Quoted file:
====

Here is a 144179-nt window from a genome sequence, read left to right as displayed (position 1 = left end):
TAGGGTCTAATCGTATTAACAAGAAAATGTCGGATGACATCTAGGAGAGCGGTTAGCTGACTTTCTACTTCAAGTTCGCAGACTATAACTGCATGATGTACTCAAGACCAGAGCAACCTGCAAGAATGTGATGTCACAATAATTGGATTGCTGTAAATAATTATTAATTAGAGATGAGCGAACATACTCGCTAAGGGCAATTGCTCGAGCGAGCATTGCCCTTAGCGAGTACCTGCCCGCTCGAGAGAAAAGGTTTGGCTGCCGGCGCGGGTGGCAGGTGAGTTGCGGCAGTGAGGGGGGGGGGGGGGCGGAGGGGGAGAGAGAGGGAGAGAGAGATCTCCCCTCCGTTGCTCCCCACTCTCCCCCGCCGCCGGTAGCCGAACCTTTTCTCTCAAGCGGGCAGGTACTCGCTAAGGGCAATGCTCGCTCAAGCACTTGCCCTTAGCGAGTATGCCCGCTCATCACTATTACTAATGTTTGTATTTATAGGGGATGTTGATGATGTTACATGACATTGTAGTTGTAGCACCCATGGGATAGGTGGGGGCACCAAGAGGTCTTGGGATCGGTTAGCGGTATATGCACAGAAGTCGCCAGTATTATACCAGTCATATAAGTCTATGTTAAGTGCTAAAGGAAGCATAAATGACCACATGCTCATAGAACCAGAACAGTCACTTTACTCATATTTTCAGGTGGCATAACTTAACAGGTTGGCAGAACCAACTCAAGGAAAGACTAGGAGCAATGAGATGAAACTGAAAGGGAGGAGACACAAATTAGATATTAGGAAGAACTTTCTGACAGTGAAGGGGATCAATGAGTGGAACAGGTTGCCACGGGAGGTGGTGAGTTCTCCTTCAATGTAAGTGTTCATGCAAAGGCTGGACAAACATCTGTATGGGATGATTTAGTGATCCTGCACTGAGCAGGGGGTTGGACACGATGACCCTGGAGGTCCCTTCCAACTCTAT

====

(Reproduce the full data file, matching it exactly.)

Here is a 144179-nt window from a genome sequence, read left to right as displayed (position 1 = left end):
TAGGGTCTAATCGTATTAACAAGAAAATGTCGGATGACATCTAGGAGAGCGGTTAGCTGACTTTCTACTTCAAGTTCGCAGACTATAACTGCATGATGTACTCAAGACCAGAGCAACCTGCAAGAATGTGATGTCACAATAATTGGATTGCTGTAAATAATTATTAATTAGAGATGAGCGAACATACTCGCTAAGGGCAATTGCTCGAGCGAGCATTGCCCTTAGCGAGTACCTGCCCGCTCGAGAGAAAAGGTTTGGCTGCCGGCGCGGGTGGCAGGTGAGTTGCGGCAGTGAGGGGGGGGGGGGGGCGGAGGGGGAGAGAGAGGGAGAGAGAGATCTCCCCTCCGTTGCTCCCCACTCTCCCCCGCCGCCGGTAGCCGAACCTTTTCTCTCAAGCGGGCAGGTACTCGCTAAGGGCAATGCTCGCTCAAGCACTTGCCCTTAGCGAGTATGCCCGCTCATCACTATTACTAATGTTTGTATTTATAGGGGATGTTGATGATGTTACATGACATTGTAGTTGTAGCACCCATGGGATAGGTGGGGGCACCAAGAGGTCTTGGGATCGGTTAGCGGTATATGCACAGAAGTCGCCAGTATTATACCAGTCATATAAGTCTATGTTAAGTGCTAAAGGAAGCATAAATGACCACATGCTCATAGAACCAGAACAGTCACTTTACTCATATTTTCAGGTGGCATAACTTAACAGGTTGGCAGAACCAACTCAAGGAAAGACTAGGAGCAATGAGATGAAACTGAAAGGGAGGAGACACAAATTAGATATTAGGAAGAACTTTCTGACAGTGAAGGGGATCAATGAGTGGAACAGGTTGCCACGGGAGGTGGTGAGTTCTCCTTCAATGTAAGTGTTCATGCAAAGGCTGGACAAACATCTGTATGGGATGATTTAGTGATCCTGCACTGAGCAGGGGGTTGGACACGATGACCCTGGAGGTCCCTTCCAACTCTAT